The aim of this work was to contribute to the democratic reform efforts of the decision makers in meeting the European Union's membership criteria. The road towards establishing the supremacy of the rule of law and, thus, democratic principles has been rocky and full of mines. Because Turkey's powerful armed forces, enjoying an autonomous status, have been resisting changes that will ultimately bring them to EU standards where militaries are under civilian democratic oversight to enable that democracy to function fully with all its institutions. Added to the problem is the absence of cohesion among the political parties in making democratic reforms.
İstanbul-based liberal think tank the Turkish Economic and Social Studies Foundation (TESEV) and the Geneva Centre for the Democratic Control of Armed Forces (DCAF) initiated the almanac project. TESEV already has several projects, such as a handbook for parliamentarians titled “Parliamentary Oversight of the Security Sector, Principles, Mechanisms and Practices” aimed at helping legislators to do their job in ensuring the democratic oversight of the security sector.
Mainly out of fear of feeling the heat of the severe criticism of the Turkish Armed Forces (TSK), very few parliamentarians and bureaucrats were ready during the launch events of the TESEV projects at the time. The parliamentarians' lack of will in using their rights to make the TSK accountable to legislators stands as an important problem in ensuring this security sector's transparency.
It was against this background that a handful of academics and journalists, altogether 10, gathered at a university room in Ankara to outline the first almanac project. The first edition of “Almanac Turkey: Security Sector and Democratic Oversight” was thus published in May 2006 with Professor Ümit Cizre of Bilkent University being the editor of the book.
The almanac covered all the areas related to matters concerning the Turkish security sector and the reforms made in this respect, highlighting serious deficiencies existing in the civilian democratic oversight of this sector.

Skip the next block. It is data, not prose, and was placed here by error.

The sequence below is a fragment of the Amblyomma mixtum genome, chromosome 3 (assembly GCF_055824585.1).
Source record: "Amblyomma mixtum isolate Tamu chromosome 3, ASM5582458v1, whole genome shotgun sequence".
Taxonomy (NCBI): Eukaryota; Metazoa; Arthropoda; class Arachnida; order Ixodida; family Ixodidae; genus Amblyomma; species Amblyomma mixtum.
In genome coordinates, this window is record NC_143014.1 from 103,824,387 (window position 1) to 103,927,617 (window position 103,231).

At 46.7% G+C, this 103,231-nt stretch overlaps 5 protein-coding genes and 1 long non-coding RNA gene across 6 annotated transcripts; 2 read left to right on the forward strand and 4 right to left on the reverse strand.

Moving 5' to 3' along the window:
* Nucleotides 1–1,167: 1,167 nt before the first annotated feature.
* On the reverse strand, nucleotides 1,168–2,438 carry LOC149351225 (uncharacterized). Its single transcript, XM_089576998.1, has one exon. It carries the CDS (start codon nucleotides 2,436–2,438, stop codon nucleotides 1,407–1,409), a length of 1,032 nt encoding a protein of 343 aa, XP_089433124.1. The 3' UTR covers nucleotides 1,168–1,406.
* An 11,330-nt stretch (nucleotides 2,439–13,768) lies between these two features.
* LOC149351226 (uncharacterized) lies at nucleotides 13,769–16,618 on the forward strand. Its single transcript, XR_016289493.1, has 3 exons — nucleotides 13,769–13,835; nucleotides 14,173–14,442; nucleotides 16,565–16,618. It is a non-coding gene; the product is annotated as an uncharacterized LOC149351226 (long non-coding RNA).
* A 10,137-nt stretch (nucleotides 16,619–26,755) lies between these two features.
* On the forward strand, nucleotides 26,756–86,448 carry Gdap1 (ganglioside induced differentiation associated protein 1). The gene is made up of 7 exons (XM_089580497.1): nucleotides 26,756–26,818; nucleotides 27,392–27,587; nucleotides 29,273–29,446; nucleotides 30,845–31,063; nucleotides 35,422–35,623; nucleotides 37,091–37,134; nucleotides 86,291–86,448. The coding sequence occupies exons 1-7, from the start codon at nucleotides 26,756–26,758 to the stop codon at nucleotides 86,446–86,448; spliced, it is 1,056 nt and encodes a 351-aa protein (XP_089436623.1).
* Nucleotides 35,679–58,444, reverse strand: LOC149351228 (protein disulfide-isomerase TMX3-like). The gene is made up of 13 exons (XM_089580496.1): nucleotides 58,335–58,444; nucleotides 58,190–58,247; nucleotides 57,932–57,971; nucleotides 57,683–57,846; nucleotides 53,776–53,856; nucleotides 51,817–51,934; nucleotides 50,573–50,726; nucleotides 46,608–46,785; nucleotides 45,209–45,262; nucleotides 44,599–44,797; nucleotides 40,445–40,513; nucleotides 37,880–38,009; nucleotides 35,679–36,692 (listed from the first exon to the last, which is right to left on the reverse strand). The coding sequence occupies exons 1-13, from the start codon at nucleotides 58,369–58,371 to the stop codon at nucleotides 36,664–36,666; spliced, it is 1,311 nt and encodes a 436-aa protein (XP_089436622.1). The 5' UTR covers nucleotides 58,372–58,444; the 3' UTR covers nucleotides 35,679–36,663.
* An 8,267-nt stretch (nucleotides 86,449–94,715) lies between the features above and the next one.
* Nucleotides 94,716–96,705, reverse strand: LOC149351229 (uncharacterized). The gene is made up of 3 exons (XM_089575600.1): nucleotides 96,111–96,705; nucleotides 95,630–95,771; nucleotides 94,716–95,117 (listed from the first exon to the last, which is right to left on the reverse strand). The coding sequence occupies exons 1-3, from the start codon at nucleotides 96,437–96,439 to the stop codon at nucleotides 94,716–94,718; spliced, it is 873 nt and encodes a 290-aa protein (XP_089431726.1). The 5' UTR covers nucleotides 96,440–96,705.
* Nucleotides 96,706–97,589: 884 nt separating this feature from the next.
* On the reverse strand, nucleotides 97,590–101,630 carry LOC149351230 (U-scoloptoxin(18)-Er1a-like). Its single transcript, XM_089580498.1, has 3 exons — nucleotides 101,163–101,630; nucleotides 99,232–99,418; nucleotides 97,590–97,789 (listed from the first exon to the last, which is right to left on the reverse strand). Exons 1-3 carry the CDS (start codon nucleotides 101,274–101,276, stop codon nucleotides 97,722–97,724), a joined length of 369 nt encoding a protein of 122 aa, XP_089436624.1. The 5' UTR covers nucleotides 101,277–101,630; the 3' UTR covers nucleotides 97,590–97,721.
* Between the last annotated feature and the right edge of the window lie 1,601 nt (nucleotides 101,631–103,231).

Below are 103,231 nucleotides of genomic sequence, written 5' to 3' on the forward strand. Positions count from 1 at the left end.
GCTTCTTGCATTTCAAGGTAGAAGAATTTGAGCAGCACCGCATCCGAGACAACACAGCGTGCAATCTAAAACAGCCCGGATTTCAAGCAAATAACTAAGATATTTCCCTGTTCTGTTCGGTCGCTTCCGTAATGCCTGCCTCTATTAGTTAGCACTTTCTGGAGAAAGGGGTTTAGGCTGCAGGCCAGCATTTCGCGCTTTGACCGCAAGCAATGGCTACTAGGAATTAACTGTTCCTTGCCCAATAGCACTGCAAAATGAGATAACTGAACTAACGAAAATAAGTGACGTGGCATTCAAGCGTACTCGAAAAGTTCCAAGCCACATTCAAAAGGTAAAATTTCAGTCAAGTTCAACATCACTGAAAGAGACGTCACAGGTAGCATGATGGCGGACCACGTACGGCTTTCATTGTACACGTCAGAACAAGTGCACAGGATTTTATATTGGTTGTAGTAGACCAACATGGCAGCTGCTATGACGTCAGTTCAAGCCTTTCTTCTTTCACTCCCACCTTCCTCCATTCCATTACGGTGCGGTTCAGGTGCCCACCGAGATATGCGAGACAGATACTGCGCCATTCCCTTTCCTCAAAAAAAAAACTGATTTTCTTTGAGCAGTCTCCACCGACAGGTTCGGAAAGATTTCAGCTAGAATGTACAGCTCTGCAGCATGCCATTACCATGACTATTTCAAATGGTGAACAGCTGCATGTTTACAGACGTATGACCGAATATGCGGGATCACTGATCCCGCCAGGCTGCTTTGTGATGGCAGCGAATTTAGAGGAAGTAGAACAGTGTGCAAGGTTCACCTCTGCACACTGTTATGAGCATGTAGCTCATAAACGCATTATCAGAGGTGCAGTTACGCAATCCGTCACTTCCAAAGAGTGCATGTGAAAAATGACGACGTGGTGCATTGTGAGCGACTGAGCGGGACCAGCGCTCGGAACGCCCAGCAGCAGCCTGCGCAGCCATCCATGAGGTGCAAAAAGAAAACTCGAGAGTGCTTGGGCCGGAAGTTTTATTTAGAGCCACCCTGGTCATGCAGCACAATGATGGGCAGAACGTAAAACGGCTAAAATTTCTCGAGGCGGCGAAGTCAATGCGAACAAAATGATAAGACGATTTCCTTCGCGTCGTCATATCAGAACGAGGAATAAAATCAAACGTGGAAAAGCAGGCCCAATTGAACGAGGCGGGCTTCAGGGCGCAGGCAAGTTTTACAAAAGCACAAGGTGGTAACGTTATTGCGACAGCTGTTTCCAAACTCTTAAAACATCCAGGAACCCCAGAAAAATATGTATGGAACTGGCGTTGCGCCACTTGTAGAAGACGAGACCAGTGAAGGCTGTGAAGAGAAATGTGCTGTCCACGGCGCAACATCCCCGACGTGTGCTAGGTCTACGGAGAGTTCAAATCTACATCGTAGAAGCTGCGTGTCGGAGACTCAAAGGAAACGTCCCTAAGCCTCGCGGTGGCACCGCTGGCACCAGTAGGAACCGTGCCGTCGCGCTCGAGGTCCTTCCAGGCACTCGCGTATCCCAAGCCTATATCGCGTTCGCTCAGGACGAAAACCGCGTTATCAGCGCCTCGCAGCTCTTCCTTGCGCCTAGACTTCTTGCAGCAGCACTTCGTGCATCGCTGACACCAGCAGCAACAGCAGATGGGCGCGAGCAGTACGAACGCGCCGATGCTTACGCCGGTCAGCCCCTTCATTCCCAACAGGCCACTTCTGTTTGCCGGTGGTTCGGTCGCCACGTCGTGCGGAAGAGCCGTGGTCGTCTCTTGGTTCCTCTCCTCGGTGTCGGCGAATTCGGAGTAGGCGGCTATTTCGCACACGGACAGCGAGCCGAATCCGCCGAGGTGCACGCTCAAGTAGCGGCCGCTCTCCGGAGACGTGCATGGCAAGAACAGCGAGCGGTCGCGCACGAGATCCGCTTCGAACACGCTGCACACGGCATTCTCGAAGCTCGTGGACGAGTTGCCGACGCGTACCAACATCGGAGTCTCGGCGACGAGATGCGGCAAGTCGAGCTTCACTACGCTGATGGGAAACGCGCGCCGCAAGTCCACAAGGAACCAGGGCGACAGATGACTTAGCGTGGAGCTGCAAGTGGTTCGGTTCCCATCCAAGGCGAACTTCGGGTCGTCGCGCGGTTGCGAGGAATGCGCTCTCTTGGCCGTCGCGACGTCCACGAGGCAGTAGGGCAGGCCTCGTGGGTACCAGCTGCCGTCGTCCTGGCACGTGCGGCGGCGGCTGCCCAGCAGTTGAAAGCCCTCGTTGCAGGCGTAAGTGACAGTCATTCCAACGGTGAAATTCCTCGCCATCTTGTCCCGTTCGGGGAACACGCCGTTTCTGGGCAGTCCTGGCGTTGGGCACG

Touching on Turkey's decades-long taboo issues was not easy at the time, as it still is not today.
The purpose of the first-ever almanac as described by editor Cizre at the time was “a presentation of objective and reliable information and analysis of the ways in which the units within the security sector are organized, their acknowledged and secret operating principles and activities, the civilian authority to which they are subject, the legal framework and basic philosophy they have adopted ... as well as the changes and roadblocks that have occurred along the path to full membership in the European Union.” Cizre noted how ensuring that the public is made aware of this information and analysis increases public interest and appreciation for the issues of security, threats, defense and insecurity, which is one of the most crucial dimensions of the process of democratization.
Indeed, it is highly important that public interest should grow in Turkey over security matters so that the country's citizens can fully participate in the democratization process and understand the critical importance of making the security sector accountable and transparent for the sake of ensuring a prosperous Turkey.
The first almanac published was in this sense contributing to the democratic process though it has been moving very slowly.
The strong reaction that came from the then-Turkish chief of general staff, now retired Gen. Yaşar Büyükanıt against the first almanac, proved at the time that the project succeeded. Gen. Büyükanıt held a press conference at the time aired live by almost all the TV channels. His speech was intended to smear all the authors of the almanac attempting to discredit them in public simply because the almanac was contributing to the democratization process of the country.
Since then many events have taken place. These include the release of a late night e-memo by the Turkish General Staff famed for its four earlier direct or indirect interventions in Turkish politics as well as the alleged unconstitutional acts that senior retired generals and active officers were also involved in, as the ongoing Ergenekon investigation and trial have revealed.
In the midst of serious power struggles among the TSK-led secular establishment and the elected authorities, came the launch on July 8 of the second almanac covering the years 2006 and 2008.
Twenty-six authors from different professions contributed to “Almanac Turkey 2006-2008, Security Sector and Democratic Oversight,” edited by Ali Bayramoğlu, columnist and Professor Ahmet İnsel. The number of contributors to the almanac has jumped from 10 to 26.
Doesn't it show, despite the serious roadblocks ahead of us towards civilian democratic oversight, that an increased number of Turkish intellectuals are ready to share their views with the public over the problems surrounding the Turkish security sector?
It also indicates that Turkey has begun to create public awareness over the poor state of the security sector and the necessity for its serious overhaul.
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